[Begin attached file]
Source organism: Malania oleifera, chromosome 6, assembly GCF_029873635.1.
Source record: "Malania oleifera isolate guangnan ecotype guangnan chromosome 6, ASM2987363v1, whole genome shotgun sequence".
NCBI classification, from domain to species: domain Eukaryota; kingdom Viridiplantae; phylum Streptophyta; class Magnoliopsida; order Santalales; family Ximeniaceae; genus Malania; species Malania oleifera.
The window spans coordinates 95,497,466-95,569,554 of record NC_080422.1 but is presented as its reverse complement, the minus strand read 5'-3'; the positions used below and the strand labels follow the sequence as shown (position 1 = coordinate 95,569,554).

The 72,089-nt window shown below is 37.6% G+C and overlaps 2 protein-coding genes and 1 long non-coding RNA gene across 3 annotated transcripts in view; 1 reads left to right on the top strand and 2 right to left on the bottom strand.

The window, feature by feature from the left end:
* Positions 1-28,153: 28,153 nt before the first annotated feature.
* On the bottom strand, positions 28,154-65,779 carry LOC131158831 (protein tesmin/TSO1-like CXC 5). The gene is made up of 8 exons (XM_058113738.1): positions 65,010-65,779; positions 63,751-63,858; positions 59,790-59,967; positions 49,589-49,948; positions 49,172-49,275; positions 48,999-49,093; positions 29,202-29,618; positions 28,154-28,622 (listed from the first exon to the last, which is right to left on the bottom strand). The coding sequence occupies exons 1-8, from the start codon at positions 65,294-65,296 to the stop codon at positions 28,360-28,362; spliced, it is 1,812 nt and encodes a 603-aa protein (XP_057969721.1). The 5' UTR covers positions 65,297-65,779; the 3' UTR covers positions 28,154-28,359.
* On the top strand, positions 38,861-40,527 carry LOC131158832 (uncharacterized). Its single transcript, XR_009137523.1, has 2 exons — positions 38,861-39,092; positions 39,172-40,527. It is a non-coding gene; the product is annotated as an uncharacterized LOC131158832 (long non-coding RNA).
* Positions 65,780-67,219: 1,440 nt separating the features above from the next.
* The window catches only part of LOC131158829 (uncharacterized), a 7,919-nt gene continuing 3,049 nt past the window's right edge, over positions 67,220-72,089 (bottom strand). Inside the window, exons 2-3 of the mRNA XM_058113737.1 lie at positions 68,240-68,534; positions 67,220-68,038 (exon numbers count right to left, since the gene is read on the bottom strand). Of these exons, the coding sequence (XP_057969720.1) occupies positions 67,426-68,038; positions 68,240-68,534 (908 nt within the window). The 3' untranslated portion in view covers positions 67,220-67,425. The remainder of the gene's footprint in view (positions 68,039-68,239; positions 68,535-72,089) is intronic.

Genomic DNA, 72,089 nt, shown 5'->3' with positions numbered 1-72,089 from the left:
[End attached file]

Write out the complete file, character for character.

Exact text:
Source organism: Malania oleifera, chromosome 6, assembly GCF_029873635.1.
Source record: "Malania oleifera isolate guangnan ecotype guangnan chromosome 6, ASM2987363v1, whole genome shotgun sequence".
NCBI classification, from domain to species: domain Eukaryota; kingdom Viridiplantae; phylum Streptophyta; class Magnoliopsida; order Santalales; family Ximeniaceae; genus Malania; species Malania oleifera.
The window spans coordinates 95,497,466-95,569,554 of record NC_080422.1 but is presented as its reverse complement, the minus strand read 5'-3'; the positions used below and the strand labels follow the sequence as shown (position 1 = coordinate 95,569,554).

The 72,089-nt window shown below is 37.6% G+C and overlaps 2 protein-coding genes and 1 long non-coding RNA gene across 3 annotated transcripts in view; 1 reads left to right on the top strand and 2 right to left on the bottom strand.

The window, feature by feature from the left end:
* Positions 1-28,153: 28,153 nt before the first annotated feature.
* On the bottom strand, positions 28,154-65,779 carry LOC131158831 (protein tesmin/TSO1-like CXC 5). The gene is made up of 8 exons (XM_058113738.1): positions 65,010-65,779; positions 63,751-63,858; positions 59,790-59,967; positions 49,589-49,948; positions 49,172-49,275; positions 48,999-49,093; positions 29,202-29,618; positions 28,154-28,622 (listed from the first exon to the last, which is right to left on the bottom strand). The coding sequence occupies exons 1-8, from the start codon at positions 65,294-65,296 to the stop codon at positions 28,360-28,362; spliced, it is 1,812 nt and encodes a 603-aa protein (XP_057969721.1). The 5' UTR covers positions 65,297-65,779; the 3' UTR covers positions 28,154-28,359.
* On the top strand, positions 38,861-40,527 carry LOC131158832 (uncharacterized). Its single transcript, XR_009137523.1, has 2 exons — positions 38,861-39,092; positions 39,172-40,527. It is a non-coding gene; the product is annotated as an uncharacterized LOC131158832 (long non-coding RNA).
* Positions 65,780-67,219: 1,440 nt separating the features above from the next.
* The window catches only part of LOC131158829 (uncharacterized), a 7,919-nt gene continuing 3,049 nt past the window's right edge, over positions 67,220-72,089 (bottom strand). Inside the window, exons 2-3 of the mRNA XM_058113737.1 lie at positions 68,240-68,534; positions 67,220-68,038 (exon numbers count right to left, since the gene is read on the bottom strand). Of these exons, the coding sequence (XP_057969720.1) occupies positions 67,426-68,038; positions 68,240-68,534 (908 nt within the window). The 3' untranslated portion in view covers positions 67,220-67,425. The remainder of the gene's footprint in view (positions 68,039-68,239; positions 68,535-72,089) is intronic.

Genomic DNA, 72,089 nt, shown 5'->3' with positions numbered 1-72,089 from the left: